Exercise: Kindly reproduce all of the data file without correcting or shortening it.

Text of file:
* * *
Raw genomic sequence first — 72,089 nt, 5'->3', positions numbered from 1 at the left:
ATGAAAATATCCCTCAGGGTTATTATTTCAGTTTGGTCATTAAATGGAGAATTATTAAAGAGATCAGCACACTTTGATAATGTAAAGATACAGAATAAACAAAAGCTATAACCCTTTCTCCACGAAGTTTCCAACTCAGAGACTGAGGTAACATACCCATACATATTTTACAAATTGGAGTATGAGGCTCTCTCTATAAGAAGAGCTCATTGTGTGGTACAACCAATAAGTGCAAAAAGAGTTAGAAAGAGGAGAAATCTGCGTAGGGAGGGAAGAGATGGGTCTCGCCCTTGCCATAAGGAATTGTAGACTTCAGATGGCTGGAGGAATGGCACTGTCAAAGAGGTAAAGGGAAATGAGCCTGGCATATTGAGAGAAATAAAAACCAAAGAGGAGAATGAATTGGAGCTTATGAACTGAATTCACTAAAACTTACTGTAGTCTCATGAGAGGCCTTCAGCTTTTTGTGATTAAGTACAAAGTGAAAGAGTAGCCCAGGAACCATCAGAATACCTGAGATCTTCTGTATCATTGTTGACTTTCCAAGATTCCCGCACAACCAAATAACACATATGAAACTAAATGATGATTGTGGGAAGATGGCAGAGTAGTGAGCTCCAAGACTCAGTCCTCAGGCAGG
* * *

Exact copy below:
Raw genomic sequence first — 72,089 nt, 5'->3', positions numbered from 1 at the left:
ATGAAAATATCCCTCAGGGTTATTATTTCAGTTTGGTCATTAAATGGAGAATTATTAAAGAGATCAGCACACTTTGATAATGTAAAGATACAGAATAAACAAAAGCTATAACCCTTTCTCCACGAAGTTTCCAACTCAGAGACTGAGGTAACATACCCATACATATTTTACAAATTGGAGTATGAGGCTCTCTCTATAAGAAGAGCTCATTGTGTGGTACAACCAATAAGTGCAAAAAGAGTTAGAAAGAGGAGAAATCTGCGTAGGGAGGGAAGAGATGGGTCTCGCCCTTGCCATAAGGAATTGTAGACTTCAGATGGCTGGAGGAATGGCACTGTCAAAGAGGTAAAGGGAAATGAGCCTGGCATATTGAGAGAAATAAAAACCAAAGAGGAGAATGAATTGGAGCTTATGAACTGAATTCACTAAAACTTACTGTAGTCTCATGAGAGGCCTTCAGCTTTTTGTGATTAAGTACAAAGTGAAAGAGTAGCCCAGGAACCATCAGAATACCTGAGATCTTCTGTATCATTGTTGACTTTCCAAGATTCCCGCACAACCAAATAACACATATGAAACTAAATGATGATTGTGGGAAGATGGCAGAGTAGTGAGCTCCAAGACTCAGTCCTCAGGCAGG